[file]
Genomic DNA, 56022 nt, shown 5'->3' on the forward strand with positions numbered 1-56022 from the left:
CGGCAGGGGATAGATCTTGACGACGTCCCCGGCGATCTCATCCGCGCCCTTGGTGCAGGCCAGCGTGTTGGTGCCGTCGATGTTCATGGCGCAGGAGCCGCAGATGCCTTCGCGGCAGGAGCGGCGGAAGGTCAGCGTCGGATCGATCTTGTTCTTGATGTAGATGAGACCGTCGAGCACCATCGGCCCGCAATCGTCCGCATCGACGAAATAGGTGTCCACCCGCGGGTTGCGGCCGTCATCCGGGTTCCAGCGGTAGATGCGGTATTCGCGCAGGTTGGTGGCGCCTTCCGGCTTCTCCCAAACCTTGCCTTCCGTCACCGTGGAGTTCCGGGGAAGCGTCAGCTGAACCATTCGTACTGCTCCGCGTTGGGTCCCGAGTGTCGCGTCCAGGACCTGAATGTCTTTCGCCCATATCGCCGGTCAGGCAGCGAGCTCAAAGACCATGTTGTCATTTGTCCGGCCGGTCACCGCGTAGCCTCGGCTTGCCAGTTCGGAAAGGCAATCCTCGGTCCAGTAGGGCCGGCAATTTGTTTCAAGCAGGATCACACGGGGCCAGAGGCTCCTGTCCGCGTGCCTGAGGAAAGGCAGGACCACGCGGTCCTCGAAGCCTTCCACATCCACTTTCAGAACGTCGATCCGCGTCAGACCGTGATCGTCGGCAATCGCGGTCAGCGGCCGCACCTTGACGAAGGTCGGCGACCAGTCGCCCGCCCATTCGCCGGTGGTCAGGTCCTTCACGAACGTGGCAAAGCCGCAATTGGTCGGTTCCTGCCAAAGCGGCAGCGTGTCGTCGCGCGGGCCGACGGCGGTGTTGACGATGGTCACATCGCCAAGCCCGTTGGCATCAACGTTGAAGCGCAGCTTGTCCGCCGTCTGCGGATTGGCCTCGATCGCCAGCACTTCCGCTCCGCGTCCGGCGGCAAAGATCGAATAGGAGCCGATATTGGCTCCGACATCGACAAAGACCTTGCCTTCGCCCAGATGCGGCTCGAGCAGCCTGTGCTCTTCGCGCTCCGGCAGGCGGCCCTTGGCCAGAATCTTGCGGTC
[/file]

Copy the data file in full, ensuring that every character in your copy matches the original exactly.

Genomic DNA, 56022 nt, shown 5'->3' on the forward strand with positions numbered 1-56022 from the left:
CGGCAGGGGATAGATCTTGACGACGTCCCCGGCGATCTCATCCGCGCCCTTGGTGCAGGCCAGCGTGTTGGTGCCGTCGATGTTCATGGCGCAGGAGCCGCAGATGCCTTCGCGGCAGGAGCGGCGGAAGGTCAGCGTCGGATCGATCTTGTTCTTGATGTAGATGAGACCGTCGAGCACCATCGGCCCGCAATCGTCCGCATCGACGAAATAGGTGTCCACCCGCGGGTTGCGGCCGTCATCCGGGTTCCAGCGGTAGATGCGGTATTCGCGCAGGTTGGTGGCGCCTTCCGGCTTCTCCCAAACCTTGCCTTCCGTCACCGTGGAGTTCCGGGGAAGCGTCAGCTGAACCATTCGTACTGCTCCGCGTTGGGTCCCGAGTGTCGCGTCCAGGACCTGAATGTCTTTCGCCCATATCGCCGGTCAGGCAGCGAGCTCAAAGACCATGTTGTCATTTGTCCGGCCGGTCACCGCGTAGCCTCGGCTTGCCAGTTCGGAAAGGCAATCCTCGGTCCAGTAGGGCCGGCAATTTGTTTCAAGCAGGATCACACGGGGCCAGAGGCTCCTGTCCGCGTGCCTGAGGAAAGGCAGGACCACGCGGTCCTCGAAGCCTTCCACATCCACTTTCAGAACGTCGATCCGCGTCAGACCGTGATCGTCGGCAATCGCGGTCAGCGGCCGCACCTTGACGAAGGTCGGCGACCAGTCGCCCGCCCATTCGCCGGTGGTCAGGTCCTTCACGAACGTGGCAAAGCCGCAATTGGTCGGTTCCTGCCAAAGCGGCAGCGTGTCGTCGCGCGGGCCGACGGCGGTGTTGACGATGGTCACATCGCCAAGCCCGTTGGCATCAACGTTGAAGCGCAGCTTGTCCGCCGTCTGCGGATTGGCCTCGATCGCCAGCACTTCCGCTCCGCGTCCGGCGGCAAAGATCGAATAGGAGCCGATATTGGCTCCGACATCGACAAAGACCTTGCCTTCGCCCAGATGCGGCTCGAGCAGCCTGTGCTCTTCGCGCTCCGGCAGGCGGCCCTTGGCCAGAATCTTGCGGTC